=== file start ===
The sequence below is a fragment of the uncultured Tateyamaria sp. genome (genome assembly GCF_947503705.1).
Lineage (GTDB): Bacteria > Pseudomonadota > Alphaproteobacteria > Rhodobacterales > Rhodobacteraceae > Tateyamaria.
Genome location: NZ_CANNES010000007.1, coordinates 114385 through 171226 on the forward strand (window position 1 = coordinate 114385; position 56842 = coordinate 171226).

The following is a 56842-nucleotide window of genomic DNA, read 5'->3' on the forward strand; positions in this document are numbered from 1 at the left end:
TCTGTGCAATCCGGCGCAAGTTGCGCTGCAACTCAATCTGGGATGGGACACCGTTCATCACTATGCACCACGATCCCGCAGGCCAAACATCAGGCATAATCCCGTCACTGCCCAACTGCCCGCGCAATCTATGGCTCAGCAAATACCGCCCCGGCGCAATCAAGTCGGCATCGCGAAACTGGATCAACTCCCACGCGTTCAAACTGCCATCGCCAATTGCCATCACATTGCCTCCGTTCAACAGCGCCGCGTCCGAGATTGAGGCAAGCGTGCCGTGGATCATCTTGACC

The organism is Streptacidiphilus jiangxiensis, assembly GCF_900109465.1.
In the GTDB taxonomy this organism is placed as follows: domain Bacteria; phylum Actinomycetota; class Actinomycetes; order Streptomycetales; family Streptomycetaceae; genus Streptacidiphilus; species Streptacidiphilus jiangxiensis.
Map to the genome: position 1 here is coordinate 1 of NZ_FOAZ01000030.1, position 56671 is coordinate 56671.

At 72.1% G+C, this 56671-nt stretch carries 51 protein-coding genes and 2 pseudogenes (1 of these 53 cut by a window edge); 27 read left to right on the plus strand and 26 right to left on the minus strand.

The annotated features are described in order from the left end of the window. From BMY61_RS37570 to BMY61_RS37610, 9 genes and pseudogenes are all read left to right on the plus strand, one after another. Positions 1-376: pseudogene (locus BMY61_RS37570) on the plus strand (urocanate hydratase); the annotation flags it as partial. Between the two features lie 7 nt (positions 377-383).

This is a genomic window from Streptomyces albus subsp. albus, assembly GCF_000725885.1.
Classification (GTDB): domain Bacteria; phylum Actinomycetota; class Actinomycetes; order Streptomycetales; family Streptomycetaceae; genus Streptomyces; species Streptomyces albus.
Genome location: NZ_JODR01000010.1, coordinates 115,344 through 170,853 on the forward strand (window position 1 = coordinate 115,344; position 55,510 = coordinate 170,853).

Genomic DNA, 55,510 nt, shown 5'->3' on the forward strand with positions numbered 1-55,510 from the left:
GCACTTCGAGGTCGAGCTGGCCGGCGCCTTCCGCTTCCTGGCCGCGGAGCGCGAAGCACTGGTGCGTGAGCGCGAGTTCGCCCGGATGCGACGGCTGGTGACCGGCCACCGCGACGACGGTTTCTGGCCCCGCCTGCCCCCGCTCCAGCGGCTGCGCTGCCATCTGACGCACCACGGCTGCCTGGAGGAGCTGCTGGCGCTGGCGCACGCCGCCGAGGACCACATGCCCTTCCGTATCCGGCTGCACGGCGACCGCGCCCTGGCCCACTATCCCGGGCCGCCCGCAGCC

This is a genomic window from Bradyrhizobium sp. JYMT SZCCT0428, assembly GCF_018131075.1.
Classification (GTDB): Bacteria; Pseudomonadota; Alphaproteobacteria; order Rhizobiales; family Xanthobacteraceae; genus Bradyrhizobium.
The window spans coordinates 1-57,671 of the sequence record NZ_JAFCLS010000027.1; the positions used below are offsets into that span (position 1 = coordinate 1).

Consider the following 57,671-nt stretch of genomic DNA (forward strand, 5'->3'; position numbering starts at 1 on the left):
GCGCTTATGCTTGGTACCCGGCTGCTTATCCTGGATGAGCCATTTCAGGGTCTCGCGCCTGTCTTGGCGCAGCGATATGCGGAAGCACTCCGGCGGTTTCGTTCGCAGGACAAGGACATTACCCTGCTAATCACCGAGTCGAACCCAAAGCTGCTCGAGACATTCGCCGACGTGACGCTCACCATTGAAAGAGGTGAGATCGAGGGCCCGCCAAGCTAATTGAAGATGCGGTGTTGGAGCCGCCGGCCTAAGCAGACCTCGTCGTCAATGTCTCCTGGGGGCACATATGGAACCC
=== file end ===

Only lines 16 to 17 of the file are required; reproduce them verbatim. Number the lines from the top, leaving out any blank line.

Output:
This is a genomic window from Bradyrhizobium sp. JYMT SZCCT0428, assembly GCF_018131075.1.
Classification (GTDB): Bacteria; Pseudomonadota; Alphaproteobacteria; order Rhizobiales; family Xanthobacteraceae; genus Bradyrhizobium.